In the course of' the present year, Death has been unusually rife in this district, carrying off upon "the bosom of its ceaseless flood" many of our oldest and most respected residents, as well as not a few of the young and middle-aged. Among those who have thus been swept away from the scenes of life is now numbered the gentleman whose name stands at the head of this notice — a name which, since the earliest settlement here, has been "as familiar as household words" throughout the whole of Illawarra. Prior to his death, Mr. Smith was not only the "oldest inhabitant" of this district, but, what was still more remarkable and interesting, his residence at Wollongong was coeval with the history of the settlement of Illawarra and the whole of the South Coast districts from its very earliest date. The lengthened period of Mr. Smith's district career spanned that most important and eventful cycle of years extending back from the present populous and prosperous position of Illawarra, with its advanced civilization and progress, to the time when the aboriginal Chief, standing in his native nudeness, but clothed with the primeval authority of his ancient race in this district, could truly say in his own tongue, though not in that of Cowper, "l am monarch of all I survey; my right there is none to dispute." Indeed, the life and experience of the deceased, as connected with Illawarra— the Garden of New South Wales — would form a fitting subject for the pen of the historian and the rapturous lays of the poet. He was a colonist in the true sense of the term, and he lived and labored during a period, and in connection with the settlement of a district that will over occupy prominent places in the history not only of New South Wales, but of Australia. In health and frame he was strong, robust, active, and energetic, and in disposition and demeanour was genial, kindly, affable, and agreeable toward all with whom he came in contact, no matter whether they were crowned with prosperity or were penniless paupers. Hundreds, we might even say thousands, in this district will well remember the cordial shake of the hand, and the jovial and familiar salutation of "Well, neighbor, how are you?" with which they were ever kindly greeted on meeting 'Old Charley Smith,' as he always desiginated himself, and was popularly and pleasingly known in the district. The deceased gentleman was a magistrate of the territory, having been gazetted as such on the 15th February, 1844. He acted in that capacity with considerable punctuality from the time of his appointment to within a short time of his death. And though usually inclined to be somewhat rash in arriving at conclusions on the Bench, he was in variably correct in the main in his judgment. He was Returning-Officer for this electorate since its first establishment as a Parliamentary constituency, under the designation of the County of Camden, including, as that constituency then, and for some considerable time afterwards, did, the present electorates of Camden, Kiama, and part of Shoalhaven, as well as Illawarra. The efficient and effective manner in which he always conducted Parliamentary elections is well known to thousands in these districts, and especially was his jolly and good-natured banter at nominations a useful and agreeable acquisition for the quieting and quelling of would-be disturbers of the peace on such occasions. The first election he conducted was in 1843, the late Mr. Roger Therry (after wards Justice Therry) and the late Mr. (afterwards Sir) Charles Cowper being the candidates, the former being elected by a slight majority, and that being the first time on which the latter distinguished gentleman came forward as a public man. As regards the early life of Mr. Smith, we learn that he was born in Cambridge, England, on the 1st March, 1798, his father being a member of an old Norfolk family bearing his name. His mother was the daughter of Alderman Throsby, of Leicester. The subject of our notice having lost his father whilst he was very young, he went to sea at the age of 16 years, and followed that vocation until he arrived at Sydney, on the 16th April, 1816. His uncle, Dr. Throsby, being then residing at Glenfieldy near Liverpool, the young, sturdy, and enterprising youth paid him a visit, and enjoyed his hospitality for about three months, after which time— having become weary of a country life and the land of kangaroos — he joined the brig Daphne at Sydney, and in her proceeded on a cruise to New Zealand, the Friendly Islands, and various other places in the Southern Seas, where he became familiar with sights, scenes, and adventures to which he would make vigorous and vivid reference even in his latest years. After a cruise of about 20 months in the Daphne, as thus stated, he returned in her to Port Jackson, and having again stayed for a short time with his uncle, Dr. Throsby, he proceeded in the brig Lynx to Calcutta, for the purpose of joining his older brother, who was then commanding the brig Fanny, of which he was also the owner. On his arrival at Calcutta, young Smith found, to his great grief and disappointment, that his brother I had died some months previously. He remained for some time in Calcutta, with his sister and his brother's widow, who were there at the time. After assisting those ladies to settle his brother's affairs, he took his passage in the ship Bombay for Sydney, and arrived at that port in November, 1819, having called at Madras on the passage. Having made up his mind to remain in this colony on that occasion, he obtained the Governor's written permission to do so. A copy of that document appeared in our issue of the 29th January last year, and was as follows — "Government House, Sydney, 17th March, 1820. — The bearer, Charles Throsby Smith, recently arrived from India, has my permission to remain in the colony and become a settler in it. L Macquame. To all whom it may concern." At or about the same time Mr. Smith obtained an order for a grant of 300 acres of land from the Crown. Shortly after this he proceeded in charge of an expedition to explore the country south of Lake George, and was away in that then unknown wilderness for some time with his party. In the course of his tour he discovered some fine grazing country, and also some streams previously un known, as also the first bed of limestone discovered in the colony. Shortly after his return from those explorations he took up his residence near Appin, and having in the meanwhile chosen his grant of land at Wollongong, then called "The Five Islands," he commenced clearing it. He had previously visited the Illawarra district with one of his uncle's stockmen dining his first visit to the colony in 1810, and it was consequent upon that visit that he was induced to return and select his grant here, he having noticed the fertility of the soil in the locality, and also the existence of the boat-harbor or bay in connection with which Belmoro Basin has since been constructed. In 1823 he married, and in the same year removed altogether to Wollongong, and took up his residence permanently on his grant, and, with the exception of a two years' absence on a visit to the old country in 1840 and 1841, he resided at Wollongong ever since until his death. By this it is shown that the deceased visited Illawarra casually exactly sixty years ago, and that he has been a permanent resident of the district for a space of no less than between fifty-five and fifty-six years. He was the first man who either cleared land or produced crop of any kind in any, part of Illawarra or the South Coast districts. He was therefore a pioneer in a most practical sense; he cast his lot in the district whilst it was in its wildest condition, and he lived to see it attain a front rank in this colony as regards density of European population and the carrying on of useful industries. The deceased at all times took a deep interest in the welfare of the district, and was one of the first to promote steam navigation between Wollongong and Sydney by means of the steamer Sophia Jane, of which he was part owner and manager. We may here state, as we have omitted to do so in its proper place in the foregoing, that he held the office and performed the duties of Crown Lands Commissioner for the whole of the Illawarra district for many years. Mr. Smith was thrice married, his first wife being a daughter of Commissary Broughton, of Sydney, his second, the widow of P. Jackson, Esq., and his third who survives him) Miss Fry. He leaves three sons and seven daughters, numerous grandchildren, and also great grandchildren. He enjoyed excellent health until within a short time of his death, when the inroads of decay of nature were becoming apparent. About four months ago, whilst an ingrown toe-nail which he had was being cut, the quick was touched and the wound bled slightly, but he took no particular notice of the circumstance for some days. Eventually, however, the toe began to inconvenience and pain him, and on Dr. Thomas being called in, that gentleman detected symptoms of gangrene and mortification setting in. From this time little hopes were entertained of his recovery, his advanced age being a serious obstacle in the way of a cure. The work of death began to progress slowly but surely from the toe onwards and upwards in his foot and leg, and from the 14th June he was compelled to remain confined to his bed. At this time the members of his family residing at a distance were sent for, as were other relatives and friends, to take a final farewell of him, the time of his departure being clearly at hand. His great strength of body and the soundness of his constitution continued to sustain him wonderfully, however, and it was not until early on Monday morning last that the 'vital spark' took its flight from the earthly tenement that had been its abode for nearly fourscore years. The funeral took place on Tuesday afternoon, being very largely attended by all classes from every part of the district. The remains were interred in the family vault in the Church of England cemetery, the Rev. Dean Ewing officiating.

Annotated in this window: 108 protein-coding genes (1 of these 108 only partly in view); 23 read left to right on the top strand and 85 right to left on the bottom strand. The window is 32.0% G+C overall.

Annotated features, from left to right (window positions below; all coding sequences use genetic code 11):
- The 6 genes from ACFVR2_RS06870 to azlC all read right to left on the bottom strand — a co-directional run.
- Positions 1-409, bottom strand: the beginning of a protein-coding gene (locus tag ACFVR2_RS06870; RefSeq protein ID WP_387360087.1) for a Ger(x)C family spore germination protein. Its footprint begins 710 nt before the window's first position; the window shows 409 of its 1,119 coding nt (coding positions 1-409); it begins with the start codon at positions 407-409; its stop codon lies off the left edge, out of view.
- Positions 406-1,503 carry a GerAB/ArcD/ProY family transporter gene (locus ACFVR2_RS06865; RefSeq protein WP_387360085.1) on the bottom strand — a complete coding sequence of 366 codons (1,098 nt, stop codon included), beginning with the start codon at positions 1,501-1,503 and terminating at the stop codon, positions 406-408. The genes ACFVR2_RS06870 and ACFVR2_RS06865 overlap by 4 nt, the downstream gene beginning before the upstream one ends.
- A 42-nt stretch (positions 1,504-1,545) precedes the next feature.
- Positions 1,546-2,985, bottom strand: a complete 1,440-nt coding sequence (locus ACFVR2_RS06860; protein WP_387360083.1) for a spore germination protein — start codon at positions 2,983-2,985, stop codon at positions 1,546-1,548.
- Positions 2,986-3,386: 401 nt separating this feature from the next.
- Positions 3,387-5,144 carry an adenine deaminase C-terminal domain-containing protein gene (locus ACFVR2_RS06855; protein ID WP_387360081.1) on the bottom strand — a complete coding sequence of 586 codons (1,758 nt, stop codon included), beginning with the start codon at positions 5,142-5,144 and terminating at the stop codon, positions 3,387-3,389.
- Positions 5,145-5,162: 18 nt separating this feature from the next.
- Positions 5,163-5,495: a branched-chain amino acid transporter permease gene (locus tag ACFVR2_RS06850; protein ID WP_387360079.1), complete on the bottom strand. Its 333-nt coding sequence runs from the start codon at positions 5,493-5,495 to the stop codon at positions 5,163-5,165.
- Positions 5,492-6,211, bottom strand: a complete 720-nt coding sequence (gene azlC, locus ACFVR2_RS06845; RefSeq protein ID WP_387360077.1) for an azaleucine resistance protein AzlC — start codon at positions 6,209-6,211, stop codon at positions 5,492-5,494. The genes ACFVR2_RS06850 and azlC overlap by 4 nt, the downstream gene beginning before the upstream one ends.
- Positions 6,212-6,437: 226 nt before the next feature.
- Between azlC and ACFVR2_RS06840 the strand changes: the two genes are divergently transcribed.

Original publication

Citation details

'Smith, Charles Throsby (Charley) (1798–1876)', Obituaries Australia, National Centre of Biography, Australian National University,, accessed 19 May 2024.

© Copyright Obituaries Australia, 2010-2024

Life Summary [details]


1 March, 1798
Cambridge, Cambridgeshire, England


25 September, 1876 (aged 78)
Wollongong, New South Wales, Australia